Biden Objects to Nippon Steel’s Acquisition of US Steel

Biden (Credits: ABC27)

President Joe Biden has expressed opposition to the proposed sale of US Steel to Japan’s Nippon Steel, citing the importance of maintaining strong American steel companies and supporting domestic steelworkers.

Biden’s intervention comes amid concerns about the potential national security implications and the impact on American manufacturing.

The planned $14.1 billion acquisition has been under federal review since it was announced in December, with both Biden and lawmakers from both parties expressing reservations about the sale.

US Steel Company (Credits: Local News 8)

While Biden did not explicitly state that he would block the deal, his statement reflects his commitment to preserving American steel companies that are domestically owned and operated.

The proposed sale has become a focal point in US politics, particularly as the country approaches the November presidential election. US Steel’s headquarters in Pittsburgh, Pennsylvania, a key battleground state, adds to the significance of the issue as Biden seeks to maintain support in crucial swing states.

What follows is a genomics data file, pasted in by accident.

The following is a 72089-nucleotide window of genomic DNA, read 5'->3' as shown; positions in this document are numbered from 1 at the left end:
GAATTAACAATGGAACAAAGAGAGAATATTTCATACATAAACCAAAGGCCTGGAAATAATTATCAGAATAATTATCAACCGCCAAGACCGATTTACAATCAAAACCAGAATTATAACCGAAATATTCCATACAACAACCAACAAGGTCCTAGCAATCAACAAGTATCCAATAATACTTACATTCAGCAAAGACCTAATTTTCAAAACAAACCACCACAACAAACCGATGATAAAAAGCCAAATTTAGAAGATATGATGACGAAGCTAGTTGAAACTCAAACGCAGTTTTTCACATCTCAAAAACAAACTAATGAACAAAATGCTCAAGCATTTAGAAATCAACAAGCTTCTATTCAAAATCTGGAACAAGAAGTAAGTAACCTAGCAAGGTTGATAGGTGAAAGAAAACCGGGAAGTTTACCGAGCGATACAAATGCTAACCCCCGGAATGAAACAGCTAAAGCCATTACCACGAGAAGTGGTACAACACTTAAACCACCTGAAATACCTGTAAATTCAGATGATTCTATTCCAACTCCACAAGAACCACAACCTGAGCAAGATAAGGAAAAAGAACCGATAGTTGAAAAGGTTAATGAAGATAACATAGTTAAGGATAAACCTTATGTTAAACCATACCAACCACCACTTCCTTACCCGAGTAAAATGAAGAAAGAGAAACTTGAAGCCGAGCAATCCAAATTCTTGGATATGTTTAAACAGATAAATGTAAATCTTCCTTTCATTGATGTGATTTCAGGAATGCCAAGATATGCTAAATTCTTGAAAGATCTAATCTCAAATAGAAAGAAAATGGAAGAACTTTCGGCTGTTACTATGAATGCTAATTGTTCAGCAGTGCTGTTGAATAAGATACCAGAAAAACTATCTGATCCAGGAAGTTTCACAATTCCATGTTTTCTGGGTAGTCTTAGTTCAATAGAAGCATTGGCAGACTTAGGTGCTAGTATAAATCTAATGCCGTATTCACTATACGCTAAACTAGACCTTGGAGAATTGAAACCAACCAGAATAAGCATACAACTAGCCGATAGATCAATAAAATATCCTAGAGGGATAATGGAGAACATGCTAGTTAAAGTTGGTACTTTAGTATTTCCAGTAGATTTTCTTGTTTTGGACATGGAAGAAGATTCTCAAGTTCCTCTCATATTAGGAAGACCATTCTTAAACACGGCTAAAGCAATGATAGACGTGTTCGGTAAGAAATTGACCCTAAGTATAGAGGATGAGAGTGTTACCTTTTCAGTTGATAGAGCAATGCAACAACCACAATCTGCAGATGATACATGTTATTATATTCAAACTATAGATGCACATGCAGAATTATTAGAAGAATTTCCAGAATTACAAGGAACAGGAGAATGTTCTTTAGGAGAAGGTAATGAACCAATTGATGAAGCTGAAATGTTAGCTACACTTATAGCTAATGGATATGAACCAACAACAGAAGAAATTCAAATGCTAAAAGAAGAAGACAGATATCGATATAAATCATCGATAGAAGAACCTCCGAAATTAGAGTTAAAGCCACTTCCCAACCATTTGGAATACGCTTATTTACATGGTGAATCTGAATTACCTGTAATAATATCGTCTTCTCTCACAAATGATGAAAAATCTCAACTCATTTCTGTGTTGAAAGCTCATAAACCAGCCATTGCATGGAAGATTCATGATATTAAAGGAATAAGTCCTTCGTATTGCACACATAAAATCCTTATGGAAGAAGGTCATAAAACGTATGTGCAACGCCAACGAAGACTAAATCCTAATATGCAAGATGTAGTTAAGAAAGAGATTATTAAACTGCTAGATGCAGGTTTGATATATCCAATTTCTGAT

Former President Donald Trump has also weighed in on the matter, stating that he would block the deal if he were to win a second term in the White House. Like Biden, Trump views the sale as potentially detrimental to American manufacturing and national security interests.

Biden (Credits: CNN)

Unions have strongly opposed the proposed acquisition, expressing concerns about job security and the integrity of existing contracts between US Steel and the United Steelworkers union.

The transaction has drawn bipartisan criticism on Capitol Hill, with lawmakers questioning the long-term implications for domestic steel production and national security.

The firms involved in the deal have defended the acquisition, emphasizing the benefits of the partnership and the close alliance between Japan and the United States.

They have called for a fair and thorough evaluation of the transaction, expressing confidence that it will ultimately receive approval.

As the Committee on Foreign Investment in the United States (CFIUS) continues to evaluate the proposed sale, the issue remains a point of contention in US politics, reflecting broader debates about the future of American manufacturing and economic security.

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